An important role of our court system it to provide a final judgment that settles a dispute between parties. The final judgment rule is strong and – in most cases – bars any re-judgment even when post-judgment events & revelations would impact the outcome. For patent cases, one area of distinction is that of ongoing relief – such a ‘permanent’ injunction or ongoing royalties.
In ePlus v. Lawson Software, the patentee (ePlus) won its infringement case and the court ordered a permanent injunction against the adjudged infringer. Despite the court order, Lawson continued to violate the injunction and was socked with an $18 million contempt sanction. However, prior to the appeal of that sanction-order being completed the USPTO cancelled the infringed claims (reexamination finding affirmed on appeal). With that result in hand, the court here vacates the injunction and the contempt order – finding that the cancelled patent leaves them with no further legal basis.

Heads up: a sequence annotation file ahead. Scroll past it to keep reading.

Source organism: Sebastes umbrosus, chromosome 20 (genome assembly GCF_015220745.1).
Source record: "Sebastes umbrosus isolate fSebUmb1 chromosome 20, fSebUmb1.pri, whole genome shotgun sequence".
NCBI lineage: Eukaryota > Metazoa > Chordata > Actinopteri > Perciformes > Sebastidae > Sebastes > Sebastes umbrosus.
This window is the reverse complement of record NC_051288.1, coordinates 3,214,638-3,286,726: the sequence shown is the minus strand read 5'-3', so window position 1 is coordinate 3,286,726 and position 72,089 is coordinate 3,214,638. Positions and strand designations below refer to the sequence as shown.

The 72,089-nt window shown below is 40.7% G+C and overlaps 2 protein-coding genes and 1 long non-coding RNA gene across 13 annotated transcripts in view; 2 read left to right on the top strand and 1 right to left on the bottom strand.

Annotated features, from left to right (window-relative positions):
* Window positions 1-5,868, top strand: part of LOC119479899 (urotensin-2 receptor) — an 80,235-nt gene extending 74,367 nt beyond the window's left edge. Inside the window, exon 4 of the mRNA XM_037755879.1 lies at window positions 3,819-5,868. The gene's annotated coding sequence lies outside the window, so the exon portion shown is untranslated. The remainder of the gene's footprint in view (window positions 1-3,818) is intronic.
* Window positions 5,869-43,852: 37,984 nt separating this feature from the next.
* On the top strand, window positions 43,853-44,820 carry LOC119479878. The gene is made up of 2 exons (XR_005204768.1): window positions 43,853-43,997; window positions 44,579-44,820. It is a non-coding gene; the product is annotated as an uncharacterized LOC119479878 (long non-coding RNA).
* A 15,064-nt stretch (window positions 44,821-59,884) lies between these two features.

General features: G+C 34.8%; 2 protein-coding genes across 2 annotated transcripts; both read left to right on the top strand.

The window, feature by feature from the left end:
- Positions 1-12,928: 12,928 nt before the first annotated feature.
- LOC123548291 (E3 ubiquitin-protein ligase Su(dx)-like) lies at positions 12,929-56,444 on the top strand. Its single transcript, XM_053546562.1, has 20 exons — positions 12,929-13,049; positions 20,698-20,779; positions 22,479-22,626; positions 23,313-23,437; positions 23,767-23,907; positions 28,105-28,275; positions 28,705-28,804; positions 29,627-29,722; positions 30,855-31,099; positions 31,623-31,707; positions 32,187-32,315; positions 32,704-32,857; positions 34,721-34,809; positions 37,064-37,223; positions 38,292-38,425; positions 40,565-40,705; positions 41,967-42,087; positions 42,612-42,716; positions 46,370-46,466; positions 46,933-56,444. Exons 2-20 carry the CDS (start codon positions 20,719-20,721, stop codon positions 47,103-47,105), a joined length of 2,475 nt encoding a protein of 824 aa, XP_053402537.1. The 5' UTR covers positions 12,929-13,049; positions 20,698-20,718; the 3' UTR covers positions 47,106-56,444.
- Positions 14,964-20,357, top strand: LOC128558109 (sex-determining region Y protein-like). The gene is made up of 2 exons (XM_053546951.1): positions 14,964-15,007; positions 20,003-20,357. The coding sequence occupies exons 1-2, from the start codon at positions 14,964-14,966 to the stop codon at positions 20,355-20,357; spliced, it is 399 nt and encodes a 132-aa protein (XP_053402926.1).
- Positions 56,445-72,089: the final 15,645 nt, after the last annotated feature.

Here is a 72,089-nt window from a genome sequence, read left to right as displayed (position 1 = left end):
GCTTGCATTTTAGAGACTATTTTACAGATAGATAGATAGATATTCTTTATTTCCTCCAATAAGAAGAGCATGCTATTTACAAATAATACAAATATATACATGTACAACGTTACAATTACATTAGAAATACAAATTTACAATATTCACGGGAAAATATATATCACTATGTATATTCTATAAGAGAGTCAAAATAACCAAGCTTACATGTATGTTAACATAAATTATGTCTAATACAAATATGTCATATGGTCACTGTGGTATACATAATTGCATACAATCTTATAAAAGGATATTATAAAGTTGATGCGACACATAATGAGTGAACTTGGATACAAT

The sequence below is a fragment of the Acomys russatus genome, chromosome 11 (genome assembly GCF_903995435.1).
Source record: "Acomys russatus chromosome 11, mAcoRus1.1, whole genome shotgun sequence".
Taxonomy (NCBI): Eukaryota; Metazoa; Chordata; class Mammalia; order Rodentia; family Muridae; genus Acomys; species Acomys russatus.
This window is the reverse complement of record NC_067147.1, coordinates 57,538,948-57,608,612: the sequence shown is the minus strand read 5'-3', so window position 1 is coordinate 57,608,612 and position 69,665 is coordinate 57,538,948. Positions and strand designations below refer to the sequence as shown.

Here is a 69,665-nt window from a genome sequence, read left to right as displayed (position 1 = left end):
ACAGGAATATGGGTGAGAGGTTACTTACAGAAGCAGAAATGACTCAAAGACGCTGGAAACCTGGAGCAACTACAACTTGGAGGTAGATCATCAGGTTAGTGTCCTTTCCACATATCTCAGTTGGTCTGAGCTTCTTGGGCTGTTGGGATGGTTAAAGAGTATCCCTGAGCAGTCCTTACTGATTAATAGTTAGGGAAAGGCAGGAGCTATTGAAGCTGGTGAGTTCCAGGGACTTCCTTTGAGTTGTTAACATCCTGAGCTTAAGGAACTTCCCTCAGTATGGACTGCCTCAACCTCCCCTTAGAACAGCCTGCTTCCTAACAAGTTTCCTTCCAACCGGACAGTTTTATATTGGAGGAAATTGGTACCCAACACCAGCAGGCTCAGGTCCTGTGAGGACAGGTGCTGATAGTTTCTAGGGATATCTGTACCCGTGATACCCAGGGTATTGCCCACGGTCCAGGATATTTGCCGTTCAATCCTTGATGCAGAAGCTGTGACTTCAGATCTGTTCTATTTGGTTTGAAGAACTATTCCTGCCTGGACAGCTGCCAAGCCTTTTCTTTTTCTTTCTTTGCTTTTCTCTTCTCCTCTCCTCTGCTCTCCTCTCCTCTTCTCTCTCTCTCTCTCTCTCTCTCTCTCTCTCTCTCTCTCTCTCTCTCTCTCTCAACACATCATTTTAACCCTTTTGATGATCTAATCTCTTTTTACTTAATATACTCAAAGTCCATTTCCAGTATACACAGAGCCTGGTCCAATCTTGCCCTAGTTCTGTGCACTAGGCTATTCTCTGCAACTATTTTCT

It is well established that an injunction must be set aside when the legal basis for it has ceased to exist. . . . [U]pholding injunctions would be anomalous in the extreme in connection with patents this court has just held invalid. (citing Mendenhall v. Barber-Greene Co., 26 F.3d 1573 (Fed. Cir. 1994)).
Regarding the contempt holding, the court found it important that the district court’s holding was one of civil rather than criminal contempt. In dissent, Judge O’Malley argued that the contempt holding should have remained in place.
The court also released a denial of an en banc rehearing request in the same case – with a 5 to 5 vote. [LINK]